Posted on February 14, 2014 · Posted in Frank Friday, P-cubed News

By Shyama Venkateswar

Prisons are big business in America. There are more than 2 million inmates in state, federal and private prisons throughout the country.  Although the U.S. represents only 5 percent of the world’s population, it disproportionately houses 25 percent of the entire prison population in the world. The privatization of prisons began under the successive presidencies of Ronald Reagan and George H.W. Bush, and then rapidly accelerated after President Bill Clinton’s Three-Strike law in 1994. A decade ago, only five private prisons operated in the entire country holding 2,000 inmates. Today, there are 100 private prisons with a total population of 62,000 and growing.

What’s especially troubling about private prisons, as opposed to traditional state and federal prisons, is that they operate like any other business – to maximize revenues and cut costs. But in the context of guarding prisoners, what does that mean?  Private prisons can often receive as much as $200 per inmate per night and can make a profit on each prisoner by such cost-cutting strategies as reducing the number of guards and other prison personnel, reducing access to healthcare, cutting back on food, and paying less than minimum wage to its prisoners for their labor, among other measures.

The best way to keep the money flowing in is to keep prisons full and beds filled. Industry lobby groups aggressively promote their interests to maintain the privatization of prisons. The Corrections Corp. of America (CCA), one of the largest private prison companies spent more than $18 million on federal lobbying between 1999 and 2009; the company reported profits of $1.7 billion in 2010. In the decade between 2000 and 2010, the three biggest private prison companies – CCA, the Geo Group and Wackenhut – contributed more than $6 million to political causes.

And it’s not just the private prisons who are benefiting from an increased number of prisoners. Prison labor produces uniforms and plastic utensils used by McDonalds. Jeans made by inmates in Tennessee prisons receiving 50 cents an hour are sold in K-Mart and J.C. Penny.  Other products made in prison, with labor costs well below the federal minimum wage, include dentures, eyeglasses, and food products. In addition, an influential and conservative group promoting free market principles and limited government, the American Legislative Exchange Council (ALEC), which is deeply connected with major corporations in America, is closely tied with two of the biggest private prison companies, CCA and Geo. The nexus between industry and the prison system is lucrative; private corporations and other institutions profit from the mass incarceration that defines America’s criminal system.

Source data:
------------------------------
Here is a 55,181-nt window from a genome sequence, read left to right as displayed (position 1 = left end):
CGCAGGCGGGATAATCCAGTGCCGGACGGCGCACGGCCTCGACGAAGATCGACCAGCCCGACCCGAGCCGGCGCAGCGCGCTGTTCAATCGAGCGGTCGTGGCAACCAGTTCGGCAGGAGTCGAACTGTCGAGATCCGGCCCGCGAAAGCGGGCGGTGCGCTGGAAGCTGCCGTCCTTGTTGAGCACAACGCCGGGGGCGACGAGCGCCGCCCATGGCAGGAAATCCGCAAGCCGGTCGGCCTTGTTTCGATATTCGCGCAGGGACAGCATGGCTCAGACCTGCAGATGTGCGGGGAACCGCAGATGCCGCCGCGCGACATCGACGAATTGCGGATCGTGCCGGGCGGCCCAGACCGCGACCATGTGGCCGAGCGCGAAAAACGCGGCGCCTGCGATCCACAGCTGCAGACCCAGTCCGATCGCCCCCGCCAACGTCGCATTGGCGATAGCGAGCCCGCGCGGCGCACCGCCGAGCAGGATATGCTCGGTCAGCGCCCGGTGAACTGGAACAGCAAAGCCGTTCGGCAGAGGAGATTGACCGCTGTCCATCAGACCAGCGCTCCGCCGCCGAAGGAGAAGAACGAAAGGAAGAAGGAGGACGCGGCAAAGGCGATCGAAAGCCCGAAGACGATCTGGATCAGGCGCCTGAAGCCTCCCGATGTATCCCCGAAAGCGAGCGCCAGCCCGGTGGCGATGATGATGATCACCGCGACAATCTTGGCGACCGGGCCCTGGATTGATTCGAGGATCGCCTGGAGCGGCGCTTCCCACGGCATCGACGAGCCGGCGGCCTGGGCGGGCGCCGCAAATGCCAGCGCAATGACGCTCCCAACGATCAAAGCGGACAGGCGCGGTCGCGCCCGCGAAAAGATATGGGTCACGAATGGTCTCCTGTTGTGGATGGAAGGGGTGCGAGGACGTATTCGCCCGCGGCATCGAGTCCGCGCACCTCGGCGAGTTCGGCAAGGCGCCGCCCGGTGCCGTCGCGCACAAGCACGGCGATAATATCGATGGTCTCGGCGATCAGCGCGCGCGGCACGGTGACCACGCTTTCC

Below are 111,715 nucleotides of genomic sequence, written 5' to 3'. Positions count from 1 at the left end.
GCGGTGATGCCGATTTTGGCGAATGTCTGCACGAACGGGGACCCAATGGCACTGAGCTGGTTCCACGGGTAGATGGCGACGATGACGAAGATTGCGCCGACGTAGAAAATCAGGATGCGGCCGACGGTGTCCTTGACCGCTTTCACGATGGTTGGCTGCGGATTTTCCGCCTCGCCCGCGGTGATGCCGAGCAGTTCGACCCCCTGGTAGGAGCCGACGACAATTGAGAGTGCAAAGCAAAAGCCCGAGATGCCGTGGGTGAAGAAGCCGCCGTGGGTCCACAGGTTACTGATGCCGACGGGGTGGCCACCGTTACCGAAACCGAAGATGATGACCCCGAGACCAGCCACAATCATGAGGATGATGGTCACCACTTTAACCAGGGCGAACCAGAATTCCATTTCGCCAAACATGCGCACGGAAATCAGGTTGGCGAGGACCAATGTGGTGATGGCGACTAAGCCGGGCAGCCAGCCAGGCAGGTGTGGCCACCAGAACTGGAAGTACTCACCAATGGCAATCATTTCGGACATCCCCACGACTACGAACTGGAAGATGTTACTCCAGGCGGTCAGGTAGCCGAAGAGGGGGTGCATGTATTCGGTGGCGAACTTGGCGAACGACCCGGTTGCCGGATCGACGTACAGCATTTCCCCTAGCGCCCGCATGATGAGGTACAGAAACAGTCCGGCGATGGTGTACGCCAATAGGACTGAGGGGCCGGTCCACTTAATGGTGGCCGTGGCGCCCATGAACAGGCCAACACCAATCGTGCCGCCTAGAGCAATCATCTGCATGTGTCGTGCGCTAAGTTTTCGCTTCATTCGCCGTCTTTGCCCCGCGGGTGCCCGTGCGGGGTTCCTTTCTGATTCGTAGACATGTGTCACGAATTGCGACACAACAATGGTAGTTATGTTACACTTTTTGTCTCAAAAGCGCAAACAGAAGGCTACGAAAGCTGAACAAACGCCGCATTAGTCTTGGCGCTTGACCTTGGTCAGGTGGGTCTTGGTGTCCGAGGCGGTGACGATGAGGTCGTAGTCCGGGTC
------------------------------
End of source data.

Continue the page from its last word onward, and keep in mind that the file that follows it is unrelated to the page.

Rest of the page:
The biggest issue of concern, however, is the fact that the criminal justice system in the United States uses harsher penalties than most comparable countries, including life without parole as a deterrent against crime on the belief that society can be made safer by putting away criminals for longer and longer periods of time. An ACLU report found that a life without parole sentence disproportionately affects blacks who are 20 times more likely to receive this sentence than whites. This is especially troubling considering the  majority of prisoners in American prisons are non-violent offenders who are there because of drug convictions or due to their illegal immigration status. It cost taxpayers $1.784 billion to keep the 3,278 prisoners currently serving life without parole sentences for nonviolent offenses, including cases like this unlucky man with two prior convictions caught for stealing socks and condemned to 25 years to life in a California prison.

Additionally, tough-on-crime legislation like mandatory minimum sentencing laws, three-strikes laws and life without parole sentencing has created an untenable situation as prisons are increasingly filled with juveniles, drug offenders, the mentally ill and illegal immigrants. Adding to this bleak picture is the fact that eleven states in the country have laws that prohibit former convicts from voting even after time has been served. About 5.8 million people are affected by the law; African-Americans represent more than a third of those who are barred from voting. In states like Florida, 1 in 5 blacks are not allowed to vote due to previous prison time amounting to 10 percent of the population.

A closer look is urgently needed at four important levels: one, the sentencing laws and their disproportionate impact on minority communities;  two, the extent to which prisons reflect profound social issues that have been inadequately tackled by institutions outside; three, the business model of profits on which private prisons are run; and finally, the process by which the criminal justice system systematically discriminates against large numbers of people on the basis of race and class, resulting in their disenfranchisement. The time is now for a reform of the American criminal justice system.

Dr. Shyama Venkateswar is the Distinguished Lecturer and Director of the Public Policy Program. Follow her on Twitter: @DrSVenkateswarlike the Public Policy Program at Roosevelt House on Facebook and follow @PcubedatRH on Twitter.